Read This Before Shaving Your Pubic Hair
Your comprehensive guide on how to get a smooth, razor bump-free finish — if that's your thing.
Whether you're new to shaving because you're a diehard waxer, or looking to enhance your current at-home hair removal ritual, you've come to the right place.
While shaving is the most affordable way to remove hair from your pubic area, there's a right way of doing it to get a super smooth and razor bump-free finish.
But before getting into the nitty-gritty of how to shave your public area, let's set the record straight: there's no medical reason to remove your pubic hair. What you do and don't do to your body hair is entirely your choice and varies from person to person. Prefer to trim your pubes? That's great! Like to shave everything off? That's great too!
"Pubic hair is completely normal and, as long as routinely cleaned, it poses no health risks," says dermatologist Dr. Nadia Kihiczak of Spring Street Dermatology in New York City. "Some feel that more hair leads to more moisture, more odor and prefer to groom or completely remove the pubic hair."
Regardless of your personal preferences, pubic hair serves a purpose. "Pubic hair forms a protective barrier for the underlying delicate skin. It is believed to fend off pathogens, like bacteria and viruses, and is a shield for the skin from friction during sex," Dr. Kihiczak explains. "It also forms a natural cushion to the sensitive skin in the pubic area."
However, if you plan on shaving your pubic area in the foreseeable future, follow our expert guide on how to properly do it without getting razor burn or worse, cuts.
Step One: Get in the Shower
Shaving your pubic area should never, ever, be done while skin is dry. "Shaving of the pubic area should be the last step in your shower routine as the warm shower water preps the skin for shaving," says Dr. Kihiczak.
She suggests cleansing your skin with a loofah and a gentle, hydrating body wash like one from Dove or Cetaphil. "Use a gentle cotton wash cloth or loofah when cleansing the area and move it in a circular motion," she says. "This can help gently prep and exfoliate the skin before shaving and even 'dislodge' any early ingrown hairs that may be forming."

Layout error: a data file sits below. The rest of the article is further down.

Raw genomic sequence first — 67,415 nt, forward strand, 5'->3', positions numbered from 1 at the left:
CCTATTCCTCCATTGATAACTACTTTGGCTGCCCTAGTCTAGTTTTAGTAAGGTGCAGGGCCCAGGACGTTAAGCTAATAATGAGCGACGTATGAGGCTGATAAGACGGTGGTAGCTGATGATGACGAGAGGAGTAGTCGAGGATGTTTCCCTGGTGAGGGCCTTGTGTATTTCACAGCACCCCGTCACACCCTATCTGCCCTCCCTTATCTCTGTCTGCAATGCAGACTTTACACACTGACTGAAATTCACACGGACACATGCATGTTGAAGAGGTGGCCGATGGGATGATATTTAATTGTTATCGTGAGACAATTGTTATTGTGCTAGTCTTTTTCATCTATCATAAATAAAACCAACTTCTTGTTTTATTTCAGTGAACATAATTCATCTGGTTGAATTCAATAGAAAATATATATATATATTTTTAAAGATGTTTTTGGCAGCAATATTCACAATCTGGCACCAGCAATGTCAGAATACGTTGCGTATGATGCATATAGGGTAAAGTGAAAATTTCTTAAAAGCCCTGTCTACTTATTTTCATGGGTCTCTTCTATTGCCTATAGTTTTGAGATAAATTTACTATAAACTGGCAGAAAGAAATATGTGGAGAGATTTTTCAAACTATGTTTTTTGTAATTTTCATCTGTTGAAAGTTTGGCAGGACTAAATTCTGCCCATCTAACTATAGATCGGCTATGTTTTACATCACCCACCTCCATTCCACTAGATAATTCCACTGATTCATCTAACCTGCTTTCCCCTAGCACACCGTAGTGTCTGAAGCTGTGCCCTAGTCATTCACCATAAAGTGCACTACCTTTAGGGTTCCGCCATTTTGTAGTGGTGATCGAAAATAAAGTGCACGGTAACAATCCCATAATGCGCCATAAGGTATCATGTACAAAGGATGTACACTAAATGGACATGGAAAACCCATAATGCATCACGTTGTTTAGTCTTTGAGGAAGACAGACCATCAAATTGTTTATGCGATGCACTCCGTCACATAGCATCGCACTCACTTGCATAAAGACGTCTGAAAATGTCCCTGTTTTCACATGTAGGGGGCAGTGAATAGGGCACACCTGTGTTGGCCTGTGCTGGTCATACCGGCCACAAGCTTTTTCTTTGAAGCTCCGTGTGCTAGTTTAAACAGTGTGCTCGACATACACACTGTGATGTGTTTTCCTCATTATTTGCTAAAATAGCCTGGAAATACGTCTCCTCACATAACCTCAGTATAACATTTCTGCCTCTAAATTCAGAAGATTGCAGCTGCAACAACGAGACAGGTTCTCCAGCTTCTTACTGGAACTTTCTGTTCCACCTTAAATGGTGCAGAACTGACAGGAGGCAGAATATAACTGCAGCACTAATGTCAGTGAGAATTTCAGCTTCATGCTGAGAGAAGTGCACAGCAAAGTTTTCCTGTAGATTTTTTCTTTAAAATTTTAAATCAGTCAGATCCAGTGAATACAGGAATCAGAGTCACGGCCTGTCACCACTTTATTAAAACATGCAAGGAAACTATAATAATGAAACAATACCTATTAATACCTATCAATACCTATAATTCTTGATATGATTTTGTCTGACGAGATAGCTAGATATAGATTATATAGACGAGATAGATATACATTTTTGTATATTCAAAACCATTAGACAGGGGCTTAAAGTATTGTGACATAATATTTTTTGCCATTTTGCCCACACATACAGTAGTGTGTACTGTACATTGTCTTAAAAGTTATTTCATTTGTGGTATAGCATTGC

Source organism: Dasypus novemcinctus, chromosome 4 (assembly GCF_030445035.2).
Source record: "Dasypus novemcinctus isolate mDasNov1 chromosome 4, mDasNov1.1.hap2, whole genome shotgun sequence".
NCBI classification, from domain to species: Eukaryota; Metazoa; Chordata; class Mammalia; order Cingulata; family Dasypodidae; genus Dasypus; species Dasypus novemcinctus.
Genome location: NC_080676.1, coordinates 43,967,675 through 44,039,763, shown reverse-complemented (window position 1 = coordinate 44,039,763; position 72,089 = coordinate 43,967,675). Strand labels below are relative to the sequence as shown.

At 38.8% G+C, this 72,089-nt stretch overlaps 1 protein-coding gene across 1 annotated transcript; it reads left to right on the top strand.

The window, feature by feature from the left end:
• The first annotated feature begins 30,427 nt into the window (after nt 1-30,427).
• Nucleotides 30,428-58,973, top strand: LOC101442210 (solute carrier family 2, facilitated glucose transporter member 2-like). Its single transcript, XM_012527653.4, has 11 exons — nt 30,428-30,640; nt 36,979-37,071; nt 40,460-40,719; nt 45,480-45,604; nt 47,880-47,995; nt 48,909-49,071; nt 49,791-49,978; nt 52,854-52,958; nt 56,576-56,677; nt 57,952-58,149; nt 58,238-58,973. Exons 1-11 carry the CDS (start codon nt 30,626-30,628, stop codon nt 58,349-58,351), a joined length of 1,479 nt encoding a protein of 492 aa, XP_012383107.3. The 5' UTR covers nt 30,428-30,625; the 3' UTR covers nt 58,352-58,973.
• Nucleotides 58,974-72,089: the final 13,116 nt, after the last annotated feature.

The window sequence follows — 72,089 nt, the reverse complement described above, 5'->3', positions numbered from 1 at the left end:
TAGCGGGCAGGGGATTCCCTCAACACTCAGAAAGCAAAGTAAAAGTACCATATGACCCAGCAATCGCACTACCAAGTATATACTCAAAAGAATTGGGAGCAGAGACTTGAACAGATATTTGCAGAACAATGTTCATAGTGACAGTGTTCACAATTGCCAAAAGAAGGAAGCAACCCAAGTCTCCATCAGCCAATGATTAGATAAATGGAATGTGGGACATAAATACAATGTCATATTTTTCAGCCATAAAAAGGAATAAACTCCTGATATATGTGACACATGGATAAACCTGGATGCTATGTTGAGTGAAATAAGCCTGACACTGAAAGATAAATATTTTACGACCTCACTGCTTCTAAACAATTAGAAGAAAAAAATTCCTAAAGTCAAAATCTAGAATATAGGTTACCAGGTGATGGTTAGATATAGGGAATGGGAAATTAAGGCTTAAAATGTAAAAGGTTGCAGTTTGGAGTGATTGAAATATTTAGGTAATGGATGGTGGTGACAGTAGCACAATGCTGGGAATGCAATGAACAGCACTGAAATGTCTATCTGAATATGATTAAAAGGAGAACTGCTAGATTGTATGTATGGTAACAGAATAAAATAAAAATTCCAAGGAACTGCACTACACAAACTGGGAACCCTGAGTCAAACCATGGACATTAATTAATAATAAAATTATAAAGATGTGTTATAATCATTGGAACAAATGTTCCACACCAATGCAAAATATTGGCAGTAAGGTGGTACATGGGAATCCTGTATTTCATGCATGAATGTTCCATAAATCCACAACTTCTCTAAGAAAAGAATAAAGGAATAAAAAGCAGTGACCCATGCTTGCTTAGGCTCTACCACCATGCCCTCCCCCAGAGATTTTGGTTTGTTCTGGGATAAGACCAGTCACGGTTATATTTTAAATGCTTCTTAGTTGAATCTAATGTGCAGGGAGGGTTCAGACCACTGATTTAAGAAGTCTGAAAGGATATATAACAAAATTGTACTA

Dove Deep Moisture Body Wash
To buy: $11; target.com.
Step Two: Perfect Your Angles
When it comes to shaving your nether region, angles are everything. Allie Melnick, general manager of Flamingo, recommends using the ledge of your tub to prop your foot up so you have better access of the area you're shaving.
Step Three: Shave Away
Before picking up a razor, decide how much hair you're going to take off. "Grooming your pubic hair is as much about shaping as it is hair removal, so make a plan for how much you want to take off before you start," says Meknick.
Once you start to shave, always work in the direction of the hair growth. Going against the grain can result in redness, irritation, and ingrown hairs. If you're brave enough to shave around your vulva, take it slow and find a comfortable angle first.
And you can also use a shaving cream to help the razor glide smoothly. Flamingo makes a foaming gel that's formulated with soothing aloe vera and emollients to keep skin smooth.
Flamingo Foaming Shave Gel
To buy: $5; shopflamingo.com.
Aside from not using a shave gel, Meknick says one of the biggest mistakes people make when shaving their pubic hair is using the wrong razor. "A fresh, sharp razor blade and a thick shave gel will make for a much more comfortable shave and protect against nicks, cuts, and irritation," she explains.
Dr. Kihiczak also stresses the importance of regularly changing your razor blade to prevent irritation or worse, bacteria from causing an infection. "The frequency of changing of the razor blade is determined by the frequency of shaving and the coarseness of the hair," she shares. "Single blade razors can be disposed of after each use. Razors with multiple blades can be used a few times, though any tugging, rubbing or nicking of the skin by the blade are a sign it should be changed immediately."
And don't wait for your razor blade to dull before switching it out. Dr. Kihczak says that old blades carry bacteria and increase the risk of infection or folliculitis, a condition where the inflamed hair follicles look like red bumps or whiteheads.
To buy: $9; shopflamingo.com.
How often you shave you shave your pubic area depends on how close of a shave you're after. Dr. Kihczak says a close shave typically lasts one or two days and requires upkeep every two to three days.
Step Four: Moisturize, Moisturize, Moisturize
After you step out of the shower and pat yourself down with towel, and don't forget your pubic area when you're applying body lotion. Use a hydrating cream or lotion that also gently exfoliates to prevent ingrown hairs. Dr. Kihczak is a fan of Eucerin Advanced Repair Lotion.
Eucerin Advanced Repair Lotion
To buy: $10; target.com.
Step Five: Prevent Ingrown Hairs
Along with regularly moisturizing your pubic area post-shave, you can use a product that treats and prevents ingrown hairs. Fur's Ingrown Concentrate contains antibacterial tea tree and tamanu oils to eliminate excess oil and speed up cell renewal. Conditioning coconut oil and soothing chamomile extract round out the mix.
To buy: $28; dermstore.com.
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